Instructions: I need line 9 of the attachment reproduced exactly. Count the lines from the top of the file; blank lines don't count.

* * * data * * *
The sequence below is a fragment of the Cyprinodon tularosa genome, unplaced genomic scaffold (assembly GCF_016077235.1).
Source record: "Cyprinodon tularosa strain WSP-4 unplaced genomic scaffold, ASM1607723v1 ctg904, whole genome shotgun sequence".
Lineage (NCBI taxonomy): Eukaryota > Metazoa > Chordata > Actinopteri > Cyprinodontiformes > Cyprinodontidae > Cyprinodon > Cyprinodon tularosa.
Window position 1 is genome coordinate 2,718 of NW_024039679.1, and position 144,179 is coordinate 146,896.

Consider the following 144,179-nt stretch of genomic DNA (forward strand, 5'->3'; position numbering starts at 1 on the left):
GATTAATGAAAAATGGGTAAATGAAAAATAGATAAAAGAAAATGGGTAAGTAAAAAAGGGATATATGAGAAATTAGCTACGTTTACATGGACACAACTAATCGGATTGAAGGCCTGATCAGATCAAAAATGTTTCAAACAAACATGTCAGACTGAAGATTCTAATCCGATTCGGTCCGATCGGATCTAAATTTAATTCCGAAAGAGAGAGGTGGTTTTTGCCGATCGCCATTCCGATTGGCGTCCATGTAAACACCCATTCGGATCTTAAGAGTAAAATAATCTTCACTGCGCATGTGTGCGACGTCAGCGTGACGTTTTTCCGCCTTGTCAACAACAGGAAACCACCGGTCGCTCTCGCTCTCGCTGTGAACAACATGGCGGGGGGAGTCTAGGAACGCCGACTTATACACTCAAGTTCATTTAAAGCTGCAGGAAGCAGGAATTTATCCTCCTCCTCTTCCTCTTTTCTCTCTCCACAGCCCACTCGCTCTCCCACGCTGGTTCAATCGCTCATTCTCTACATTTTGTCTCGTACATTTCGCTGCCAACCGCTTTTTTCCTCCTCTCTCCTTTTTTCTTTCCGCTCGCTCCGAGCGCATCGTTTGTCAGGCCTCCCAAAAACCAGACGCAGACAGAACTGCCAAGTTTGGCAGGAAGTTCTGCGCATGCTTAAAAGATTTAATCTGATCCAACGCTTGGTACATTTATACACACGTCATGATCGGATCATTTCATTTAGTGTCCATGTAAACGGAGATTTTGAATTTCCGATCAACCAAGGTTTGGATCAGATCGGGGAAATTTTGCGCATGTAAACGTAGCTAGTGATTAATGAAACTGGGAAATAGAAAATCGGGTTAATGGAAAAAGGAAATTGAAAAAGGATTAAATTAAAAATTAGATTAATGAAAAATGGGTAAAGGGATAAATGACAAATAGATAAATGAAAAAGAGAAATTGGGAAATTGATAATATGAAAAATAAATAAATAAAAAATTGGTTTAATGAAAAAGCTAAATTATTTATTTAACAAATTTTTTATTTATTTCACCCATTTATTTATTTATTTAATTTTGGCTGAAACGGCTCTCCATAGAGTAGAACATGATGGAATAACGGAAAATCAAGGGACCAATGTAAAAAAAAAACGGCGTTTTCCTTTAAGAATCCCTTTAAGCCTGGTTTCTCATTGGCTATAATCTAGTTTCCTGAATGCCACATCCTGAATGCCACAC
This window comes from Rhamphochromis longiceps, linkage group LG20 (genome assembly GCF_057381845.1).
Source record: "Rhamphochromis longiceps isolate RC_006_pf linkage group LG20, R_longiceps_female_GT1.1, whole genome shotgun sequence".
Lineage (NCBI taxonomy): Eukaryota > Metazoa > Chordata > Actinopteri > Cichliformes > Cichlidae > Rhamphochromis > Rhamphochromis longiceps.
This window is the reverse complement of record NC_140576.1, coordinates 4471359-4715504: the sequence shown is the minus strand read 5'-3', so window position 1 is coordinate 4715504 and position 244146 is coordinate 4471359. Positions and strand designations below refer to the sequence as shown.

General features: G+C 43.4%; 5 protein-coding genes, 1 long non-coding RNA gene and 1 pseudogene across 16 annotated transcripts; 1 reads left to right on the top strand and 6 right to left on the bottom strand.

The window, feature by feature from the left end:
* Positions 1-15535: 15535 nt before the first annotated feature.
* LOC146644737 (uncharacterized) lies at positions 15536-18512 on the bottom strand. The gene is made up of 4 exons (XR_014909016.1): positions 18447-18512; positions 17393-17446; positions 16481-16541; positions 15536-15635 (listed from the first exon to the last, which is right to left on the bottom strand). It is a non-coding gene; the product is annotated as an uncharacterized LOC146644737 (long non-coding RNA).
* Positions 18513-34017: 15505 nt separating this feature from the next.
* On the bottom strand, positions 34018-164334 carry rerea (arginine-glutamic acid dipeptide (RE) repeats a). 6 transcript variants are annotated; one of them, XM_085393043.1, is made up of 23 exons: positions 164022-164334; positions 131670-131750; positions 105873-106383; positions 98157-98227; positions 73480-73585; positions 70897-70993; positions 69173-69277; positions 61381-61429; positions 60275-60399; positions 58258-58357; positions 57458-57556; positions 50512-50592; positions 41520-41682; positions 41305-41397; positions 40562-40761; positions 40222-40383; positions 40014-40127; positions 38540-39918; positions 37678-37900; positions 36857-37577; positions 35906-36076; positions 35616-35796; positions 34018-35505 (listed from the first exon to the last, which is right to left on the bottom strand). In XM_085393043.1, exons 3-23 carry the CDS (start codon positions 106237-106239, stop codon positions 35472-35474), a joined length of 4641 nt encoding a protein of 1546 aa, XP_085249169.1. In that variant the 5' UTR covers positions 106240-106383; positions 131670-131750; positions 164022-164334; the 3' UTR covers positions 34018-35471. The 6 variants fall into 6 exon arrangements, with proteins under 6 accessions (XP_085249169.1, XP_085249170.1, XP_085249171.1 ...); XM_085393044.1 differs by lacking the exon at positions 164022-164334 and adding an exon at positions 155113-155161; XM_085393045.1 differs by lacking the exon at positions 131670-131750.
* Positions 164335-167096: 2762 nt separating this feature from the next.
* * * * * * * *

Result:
Lineage (NCBI taxonomy): Eukaryota > Metazoa > Chordata > Actinopteri > Cichliformes > Cichlidae > Rhamphochromis > Rhamphochromis longiceps.